I've never been so right and so wrong so quickly.
On Monday, I predicted that Vanda Pharmaceuticals (NASDAQ:VNDA) would gain Food and Drug Administration approval for its sleep aid Hetlioz, but that the approval was far from a sure thing, providing for a potential pop on approval.
Sure enough, Vanda zoomed right through the closing price high it set in November after the approval was announced today, only to run right back down to where it started the day.
Approval is only half the battle
The pop was short lived most likely because investors think Vanda still needs to prove it can sell Hetlioz. In and of itself, an approval isn't worth anything.
Hetlioz is approved to treat blind people who can't use light to reset their circadian rhythm, called non-24-hour sleep-wake disorder. Vanda said there are approximately 80,000 Americans with the disorder. The FDA pegged the number at "as many as 100,000."
In reality, we don't have any idea how many people might use Hetlioz. There aren't any drugs approved to treat the condition, so there's nothing to compare it to. Many people with non-24 take melatonin, which is available over the counter and will, presumably, be substantially cheaper than Hetlioz.
We also don't know how much Vanda is going to charge for the medication. When the price is announced -- potentially at the scheduled conference call on Monday -- investors will get a clue as to how many patients Vanda really thinks it can capture. The higher the price, the more likely Vanda is worried about getting patients onto the drug.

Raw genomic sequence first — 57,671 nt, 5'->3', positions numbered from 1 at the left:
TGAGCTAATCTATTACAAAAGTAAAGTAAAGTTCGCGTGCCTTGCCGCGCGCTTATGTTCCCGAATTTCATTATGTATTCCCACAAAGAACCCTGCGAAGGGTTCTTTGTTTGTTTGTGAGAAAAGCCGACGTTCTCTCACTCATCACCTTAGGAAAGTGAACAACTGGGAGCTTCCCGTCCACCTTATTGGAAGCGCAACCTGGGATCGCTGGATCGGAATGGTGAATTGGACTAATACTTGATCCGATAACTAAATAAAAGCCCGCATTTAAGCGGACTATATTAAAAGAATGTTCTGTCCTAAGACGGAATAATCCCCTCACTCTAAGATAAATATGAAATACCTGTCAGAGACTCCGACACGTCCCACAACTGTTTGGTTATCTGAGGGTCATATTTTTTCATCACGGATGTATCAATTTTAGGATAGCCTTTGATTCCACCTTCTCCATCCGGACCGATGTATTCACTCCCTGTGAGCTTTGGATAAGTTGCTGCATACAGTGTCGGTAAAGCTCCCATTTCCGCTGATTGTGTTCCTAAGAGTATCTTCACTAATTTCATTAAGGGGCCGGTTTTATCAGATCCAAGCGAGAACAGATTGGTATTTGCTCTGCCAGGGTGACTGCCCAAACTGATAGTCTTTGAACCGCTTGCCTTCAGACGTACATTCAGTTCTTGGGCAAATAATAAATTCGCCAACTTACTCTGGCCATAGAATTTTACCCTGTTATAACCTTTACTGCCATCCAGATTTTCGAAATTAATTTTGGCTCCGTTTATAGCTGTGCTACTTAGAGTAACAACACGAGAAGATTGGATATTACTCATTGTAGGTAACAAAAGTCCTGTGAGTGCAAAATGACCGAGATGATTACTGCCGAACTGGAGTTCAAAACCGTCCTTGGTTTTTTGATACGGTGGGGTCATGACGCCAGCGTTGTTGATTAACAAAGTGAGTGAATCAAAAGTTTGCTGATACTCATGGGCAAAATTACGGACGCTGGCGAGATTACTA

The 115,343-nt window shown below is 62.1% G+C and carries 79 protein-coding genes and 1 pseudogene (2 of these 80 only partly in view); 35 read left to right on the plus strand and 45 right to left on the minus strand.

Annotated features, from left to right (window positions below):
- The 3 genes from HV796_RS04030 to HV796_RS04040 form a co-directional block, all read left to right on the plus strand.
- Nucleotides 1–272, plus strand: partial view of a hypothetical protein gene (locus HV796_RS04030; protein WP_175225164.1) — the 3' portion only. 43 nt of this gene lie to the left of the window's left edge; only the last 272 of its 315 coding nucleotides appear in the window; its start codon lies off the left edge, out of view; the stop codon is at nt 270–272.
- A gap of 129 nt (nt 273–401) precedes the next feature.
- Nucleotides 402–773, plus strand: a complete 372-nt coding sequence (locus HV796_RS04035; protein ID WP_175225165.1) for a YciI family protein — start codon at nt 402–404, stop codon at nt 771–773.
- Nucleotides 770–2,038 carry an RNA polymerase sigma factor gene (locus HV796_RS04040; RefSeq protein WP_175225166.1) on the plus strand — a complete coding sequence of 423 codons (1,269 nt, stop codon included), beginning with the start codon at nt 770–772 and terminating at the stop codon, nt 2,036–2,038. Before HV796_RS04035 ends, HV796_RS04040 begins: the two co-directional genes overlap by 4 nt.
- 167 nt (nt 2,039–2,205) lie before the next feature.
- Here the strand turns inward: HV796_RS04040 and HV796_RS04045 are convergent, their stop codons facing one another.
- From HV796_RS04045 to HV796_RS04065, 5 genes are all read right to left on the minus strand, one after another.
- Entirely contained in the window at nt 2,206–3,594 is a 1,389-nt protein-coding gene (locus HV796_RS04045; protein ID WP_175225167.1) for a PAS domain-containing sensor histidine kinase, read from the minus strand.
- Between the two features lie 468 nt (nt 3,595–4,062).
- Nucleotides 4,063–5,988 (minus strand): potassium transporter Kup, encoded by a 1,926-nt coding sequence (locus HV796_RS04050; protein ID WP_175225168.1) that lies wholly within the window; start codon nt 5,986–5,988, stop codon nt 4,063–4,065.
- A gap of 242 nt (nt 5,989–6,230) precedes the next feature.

We've seen this before... with Vanda, in fact. The biotech gained FDA approval for its antipsychotic Fanapt in 2009, but its partner Novartis (NYSE:NVS) hasn't been able to sell it to very many patients. In the third quarter, Vanda received just $2 million in royalties from Novartis.
We've seen drugs for other diseases with large potentials fail to live up to their potential. Recently launched obesity drugs from Arena Pharmaceuticals (NASDAQ:ARNA) and VIVUS (NASDAQ:VVUS) are good examples. Despite the obesity epidemic, doctors and patients have failed to embrace Arena's Belviq and VIVUS' Qsymia in large numbers. Like Hetlioz, Belviq and Qsymia have a cheap alternative: diet and exercise.
I'm not going to doom Hetlioz to failure before it's even launched, but I think investors are right to take a wait-and-see attitude. With a market cap around $440 million, there's plenty of room to move higher. Hetlioz doesn't even have to be a blockbuster; a couple of 100 million in annual sales for Hetlioz would get a long-lived spike.
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